others as an accessory to the crime.
Together with John Gyffard of Chillington, Thomas Dyle
surrendered and produced Letters Patent of the King dated January 25th,
1415 pardoning them from all treasons, felonies etc. perpetrated before
December 8th 1413.
paying taxes and in the fourteenth century the good people of Pendeford
no doubt grumbled about having to cough up for the Subsidy Roll of 1332.
This tax was granted by Parliament to pay for the war being
fought against Scotland by Edward III.
People in the counties had to pay one fifteenth of the value of
all goods that they possessed inside and outside the house.
Local tax collectors, with the help of the most loyal locals,
assessed what everyone had and charged them accordingly.
There were exemptions from the tax - armour, saddle horses,
jewels and robes of knights and gents and their wives and vessels of
gold and brass. Everyone
was allowed one set of clothes tax free !
All the goods belonging to lepers were exempt, for fairly obvious
(or unfortunately) most people in Pendeford didn't own anything worth
ten shillings which was the lower limit for taxing and so only the
following inhabitants had to pay.
Will'o de Croukewall
Joh'ne le Warde
Nich'o del Kannoc
Will'o de Bradeley
Henr' de Chekeleye
The monks of
St Thomas's held Pendeford until Henry VIII closed down the monasteries.
It was granted to Rowland Lee, Bishop of Coventry and Lichfield
in 1539 for services rendered. Lee had married Henry to Anne Boleyn even though his first
wife, Catherine of Aragon, was still alive and Henry's divorce from her
was not recognised by the Pope.
So Pendeford played its small part in the Reformation of the Church of
died three years later and the manor of Pendeford came to James Fowler,
MP for Stafford, who held it for 42 years until his death in 1585. At that time the manor covered 1020 acres and contained two
tofts or homesteads and a watermill.
passed to his son Walter, who died in 1647.
seventeenth century, for local government purposes, Pendeford was a
Constablewick within the parish of Tettenhall.
The Staffordshire Quarter Sessions Rolls of 1605 name William
Eggington as Petty Constable.
He didn't have much to do, apparently, for there were no Ale Houses to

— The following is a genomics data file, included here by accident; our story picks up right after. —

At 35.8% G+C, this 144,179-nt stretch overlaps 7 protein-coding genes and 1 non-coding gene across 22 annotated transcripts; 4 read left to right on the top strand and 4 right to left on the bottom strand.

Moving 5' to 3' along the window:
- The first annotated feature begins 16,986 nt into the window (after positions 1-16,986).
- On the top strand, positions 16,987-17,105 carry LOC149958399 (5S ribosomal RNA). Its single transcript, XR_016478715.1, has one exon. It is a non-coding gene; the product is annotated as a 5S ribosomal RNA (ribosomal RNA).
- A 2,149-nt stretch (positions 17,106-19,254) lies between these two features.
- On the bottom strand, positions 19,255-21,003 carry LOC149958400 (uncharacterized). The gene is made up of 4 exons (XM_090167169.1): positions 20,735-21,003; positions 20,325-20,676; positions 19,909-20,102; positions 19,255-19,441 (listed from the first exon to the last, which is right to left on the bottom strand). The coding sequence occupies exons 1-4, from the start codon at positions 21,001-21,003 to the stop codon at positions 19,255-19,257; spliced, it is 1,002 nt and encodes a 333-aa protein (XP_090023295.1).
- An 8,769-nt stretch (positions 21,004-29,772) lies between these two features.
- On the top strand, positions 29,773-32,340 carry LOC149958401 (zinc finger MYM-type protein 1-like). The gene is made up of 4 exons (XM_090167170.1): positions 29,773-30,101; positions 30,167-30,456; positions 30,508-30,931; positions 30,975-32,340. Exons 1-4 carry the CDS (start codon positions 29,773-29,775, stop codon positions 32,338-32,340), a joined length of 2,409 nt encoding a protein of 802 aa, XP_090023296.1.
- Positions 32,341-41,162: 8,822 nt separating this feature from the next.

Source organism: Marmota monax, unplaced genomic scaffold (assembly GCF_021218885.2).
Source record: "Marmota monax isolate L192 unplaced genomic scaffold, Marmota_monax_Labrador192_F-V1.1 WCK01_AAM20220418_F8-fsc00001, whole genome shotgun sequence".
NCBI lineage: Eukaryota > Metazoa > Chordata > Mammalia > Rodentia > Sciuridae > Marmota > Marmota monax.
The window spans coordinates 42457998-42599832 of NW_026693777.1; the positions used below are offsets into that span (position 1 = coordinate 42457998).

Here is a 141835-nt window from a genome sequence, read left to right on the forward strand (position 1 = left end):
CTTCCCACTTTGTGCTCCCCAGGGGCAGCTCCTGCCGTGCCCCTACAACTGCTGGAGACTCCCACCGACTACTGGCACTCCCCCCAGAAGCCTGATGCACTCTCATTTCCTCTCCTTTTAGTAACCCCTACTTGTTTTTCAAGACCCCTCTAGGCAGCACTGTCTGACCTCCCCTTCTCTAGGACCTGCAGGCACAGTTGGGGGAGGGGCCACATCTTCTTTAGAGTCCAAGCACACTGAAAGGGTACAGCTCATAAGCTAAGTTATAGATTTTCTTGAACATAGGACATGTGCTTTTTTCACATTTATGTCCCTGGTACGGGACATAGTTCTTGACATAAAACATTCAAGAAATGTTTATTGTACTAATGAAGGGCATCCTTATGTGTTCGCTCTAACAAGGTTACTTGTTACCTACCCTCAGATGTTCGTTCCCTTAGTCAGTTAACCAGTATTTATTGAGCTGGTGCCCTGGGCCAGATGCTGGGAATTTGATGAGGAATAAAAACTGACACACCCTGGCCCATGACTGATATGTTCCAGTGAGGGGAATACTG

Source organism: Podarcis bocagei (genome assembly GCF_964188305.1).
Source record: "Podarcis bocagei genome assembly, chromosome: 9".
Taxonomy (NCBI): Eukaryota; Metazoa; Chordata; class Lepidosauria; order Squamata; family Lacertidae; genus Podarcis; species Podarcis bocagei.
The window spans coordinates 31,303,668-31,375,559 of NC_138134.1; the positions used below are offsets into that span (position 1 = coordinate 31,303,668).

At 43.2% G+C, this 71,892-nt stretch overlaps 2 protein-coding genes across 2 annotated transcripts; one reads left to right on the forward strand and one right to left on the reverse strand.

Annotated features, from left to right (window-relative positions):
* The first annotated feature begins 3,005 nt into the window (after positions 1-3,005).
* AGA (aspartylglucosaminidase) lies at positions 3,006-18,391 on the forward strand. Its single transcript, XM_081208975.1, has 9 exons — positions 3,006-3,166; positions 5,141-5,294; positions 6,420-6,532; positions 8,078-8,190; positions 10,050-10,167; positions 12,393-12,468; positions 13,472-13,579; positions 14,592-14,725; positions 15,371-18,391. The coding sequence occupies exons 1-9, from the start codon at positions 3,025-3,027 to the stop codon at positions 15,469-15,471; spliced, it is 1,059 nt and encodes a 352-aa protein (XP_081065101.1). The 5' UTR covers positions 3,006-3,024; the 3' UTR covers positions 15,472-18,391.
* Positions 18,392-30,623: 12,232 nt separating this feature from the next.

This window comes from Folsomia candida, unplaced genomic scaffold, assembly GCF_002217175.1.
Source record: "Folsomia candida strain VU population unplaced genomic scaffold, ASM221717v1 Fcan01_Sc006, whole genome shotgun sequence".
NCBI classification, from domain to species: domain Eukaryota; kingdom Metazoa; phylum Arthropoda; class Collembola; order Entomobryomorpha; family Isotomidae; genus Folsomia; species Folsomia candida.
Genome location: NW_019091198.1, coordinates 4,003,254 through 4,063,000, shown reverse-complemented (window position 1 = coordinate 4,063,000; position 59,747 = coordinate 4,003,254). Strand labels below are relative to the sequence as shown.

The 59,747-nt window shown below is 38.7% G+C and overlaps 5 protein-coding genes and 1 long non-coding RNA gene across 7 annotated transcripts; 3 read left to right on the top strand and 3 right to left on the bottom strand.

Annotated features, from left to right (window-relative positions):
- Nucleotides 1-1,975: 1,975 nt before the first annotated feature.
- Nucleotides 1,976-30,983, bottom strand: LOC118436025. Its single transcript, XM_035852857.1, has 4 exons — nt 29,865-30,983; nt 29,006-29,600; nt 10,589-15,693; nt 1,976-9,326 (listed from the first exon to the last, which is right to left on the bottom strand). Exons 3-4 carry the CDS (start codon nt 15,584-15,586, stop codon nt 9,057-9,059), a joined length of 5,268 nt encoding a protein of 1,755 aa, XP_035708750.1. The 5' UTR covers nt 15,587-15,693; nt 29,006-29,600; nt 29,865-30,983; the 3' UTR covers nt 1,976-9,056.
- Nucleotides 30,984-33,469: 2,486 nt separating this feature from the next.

supervise and he only arrested two wandering rogues - Thomas Smyth and
Ann Huett. It could have
been unfortunate for the beggars themselves as the Poor Law of the time
stated that they could be whipped until bloody and then returned to
their native parish.
population of Pendeford was still small - a Poll Tax assessment of 1641
mentions 48 people in the constablewick - and not especially rich -
twenty four years later only nine inhabitants were paying hearth tax
which was based on the number of fireplaces in a house.
During the Civil War, places were made to pay
taxes to one side or the other and occasionally to both sides at once.
The Order Book of the Staffordshire Parliamentary Committee
details that on May 20th, 1643, moneys were assigned
to Captain William Gough for the weekly pay of his officers and
soldiers. Captain Gough had
to report back to the Committee at the end of each month, giving
accounts of his use of the money. Of the £8.6s.0d weekly pay collected from Codsall, Penford,
Perton, Trescott, Patshull and Wrottesley, £1.9s.5d was to come from
Penford. A marginal note of
£10.18s.2d next to this entry may indicate that someone on the Committee
thought that the area wasn't pulling its weight!
A mention in the Order Book on October 29th 1644
re-assigns the pay from much of Seisdon Hundred -
these Townes hearunder written ly moste of them in the Enemies quarter, to Captain Jackson who had been alonge time without any
assignation. We also
hear that Captain Wagstaffe's Troops had taken three horses from Mrs
Woodhill at Pemford. She was willing for them to keep the middlemost of them upon the propositions. Captain Wagstaff was ordered to return the best and worst of
the three to Mrs. Woodhill.
On 16th December, 1644, the whole of the weekly pay of Seisdon Hundred
was assigned to the Captains and Officers of horse belonging to the